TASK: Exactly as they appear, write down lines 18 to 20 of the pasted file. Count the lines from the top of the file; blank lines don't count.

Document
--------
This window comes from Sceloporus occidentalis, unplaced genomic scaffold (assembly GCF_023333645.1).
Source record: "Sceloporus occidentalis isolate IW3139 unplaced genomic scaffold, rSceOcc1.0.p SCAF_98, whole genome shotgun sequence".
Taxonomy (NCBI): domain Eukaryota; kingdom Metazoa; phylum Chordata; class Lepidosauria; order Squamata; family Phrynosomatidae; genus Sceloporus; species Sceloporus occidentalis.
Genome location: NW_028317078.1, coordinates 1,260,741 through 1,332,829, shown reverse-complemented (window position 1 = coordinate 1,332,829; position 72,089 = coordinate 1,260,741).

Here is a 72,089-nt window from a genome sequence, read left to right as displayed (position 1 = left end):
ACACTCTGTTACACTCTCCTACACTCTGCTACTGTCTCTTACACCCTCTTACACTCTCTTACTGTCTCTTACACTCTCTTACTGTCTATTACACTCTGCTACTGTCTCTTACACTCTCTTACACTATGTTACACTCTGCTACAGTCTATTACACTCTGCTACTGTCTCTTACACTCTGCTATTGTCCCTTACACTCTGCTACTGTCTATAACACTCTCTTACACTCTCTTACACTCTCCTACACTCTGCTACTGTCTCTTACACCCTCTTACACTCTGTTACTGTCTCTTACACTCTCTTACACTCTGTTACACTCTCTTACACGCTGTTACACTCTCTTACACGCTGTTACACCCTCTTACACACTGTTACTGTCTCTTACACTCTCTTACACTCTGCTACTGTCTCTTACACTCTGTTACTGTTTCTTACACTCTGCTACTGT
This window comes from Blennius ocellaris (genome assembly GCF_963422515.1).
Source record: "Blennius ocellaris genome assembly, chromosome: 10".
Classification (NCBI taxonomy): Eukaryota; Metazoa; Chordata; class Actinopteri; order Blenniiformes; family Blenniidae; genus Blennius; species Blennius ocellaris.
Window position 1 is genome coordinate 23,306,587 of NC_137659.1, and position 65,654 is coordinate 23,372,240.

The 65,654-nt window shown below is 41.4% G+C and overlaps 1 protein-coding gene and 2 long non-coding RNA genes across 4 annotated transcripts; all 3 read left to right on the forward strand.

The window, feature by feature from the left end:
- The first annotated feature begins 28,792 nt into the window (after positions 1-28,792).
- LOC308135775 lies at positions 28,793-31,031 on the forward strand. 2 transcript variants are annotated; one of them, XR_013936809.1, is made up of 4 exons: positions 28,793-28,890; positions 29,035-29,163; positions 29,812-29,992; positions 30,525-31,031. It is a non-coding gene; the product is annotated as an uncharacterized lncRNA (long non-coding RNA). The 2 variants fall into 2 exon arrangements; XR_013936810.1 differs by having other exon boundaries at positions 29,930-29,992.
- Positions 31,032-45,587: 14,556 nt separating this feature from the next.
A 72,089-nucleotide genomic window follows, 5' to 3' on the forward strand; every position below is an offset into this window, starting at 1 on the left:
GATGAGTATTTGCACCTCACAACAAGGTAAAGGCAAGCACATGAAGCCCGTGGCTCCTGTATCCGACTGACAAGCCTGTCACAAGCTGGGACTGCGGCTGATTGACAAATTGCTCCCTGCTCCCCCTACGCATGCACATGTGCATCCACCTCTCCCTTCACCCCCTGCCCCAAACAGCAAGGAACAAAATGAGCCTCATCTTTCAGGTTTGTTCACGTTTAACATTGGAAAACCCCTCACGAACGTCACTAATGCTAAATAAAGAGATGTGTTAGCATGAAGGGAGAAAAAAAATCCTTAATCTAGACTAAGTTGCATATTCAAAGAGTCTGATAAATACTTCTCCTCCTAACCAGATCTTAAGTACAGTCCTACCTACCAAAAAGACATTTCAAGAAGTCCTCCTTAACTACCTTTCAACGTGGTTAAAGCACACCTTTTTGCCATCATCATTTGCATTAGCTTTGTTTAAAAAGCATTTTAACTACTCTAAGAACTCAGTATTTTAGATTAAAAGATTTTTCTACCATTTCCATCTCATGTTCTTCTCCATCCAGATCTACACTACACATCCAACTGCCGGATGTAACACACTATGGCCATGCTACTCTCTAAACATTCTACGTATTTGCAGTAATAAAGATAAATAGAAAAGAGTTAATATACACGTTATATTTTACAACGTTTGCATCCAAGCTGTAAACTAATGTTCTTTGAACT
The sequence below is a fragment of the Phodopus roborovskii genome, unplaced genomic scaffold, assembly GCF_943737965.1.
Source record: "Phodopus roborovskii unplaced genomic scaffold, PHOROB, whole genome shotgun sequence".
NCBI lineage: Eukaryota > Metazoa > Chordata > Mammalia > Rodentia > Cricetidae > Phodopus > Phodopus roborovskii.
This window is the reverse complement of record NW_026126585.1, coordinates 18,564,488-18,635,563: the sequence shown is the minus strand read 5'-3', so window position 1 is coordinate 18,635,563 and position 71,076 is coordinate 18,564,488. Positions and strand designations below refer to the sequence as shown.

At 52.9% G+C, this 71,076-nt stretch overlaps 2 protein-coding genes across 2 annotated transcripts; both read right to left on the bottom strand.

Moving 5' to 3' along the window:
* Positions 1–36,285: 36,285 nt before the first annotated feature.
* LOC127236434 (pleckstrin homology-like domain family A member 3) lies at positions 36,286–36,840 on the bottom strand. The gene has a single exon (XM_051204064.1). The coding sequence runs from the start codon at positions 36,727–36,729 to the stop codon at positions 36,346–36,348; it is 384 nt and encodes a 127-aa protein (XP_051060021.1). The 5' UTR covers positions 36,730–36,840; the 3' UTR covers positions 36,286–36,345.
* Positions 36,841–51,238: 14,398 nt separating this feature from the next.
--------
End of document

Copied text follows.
The sequence below is a fragment of the Phodopus roborovskii genome, unplaced genomic scaffold, assembly GCF_943737965.1.
Source record: "Phodopus roborovskii unplaced genomic scaffold, PHOROB, whole genome shotgun sequence".
NCBI lineage: Eukaryota > Metazoa > Chordata > Mammalia > Rodentia > Cricetidae > Phodopus > Phodopus roborovskii.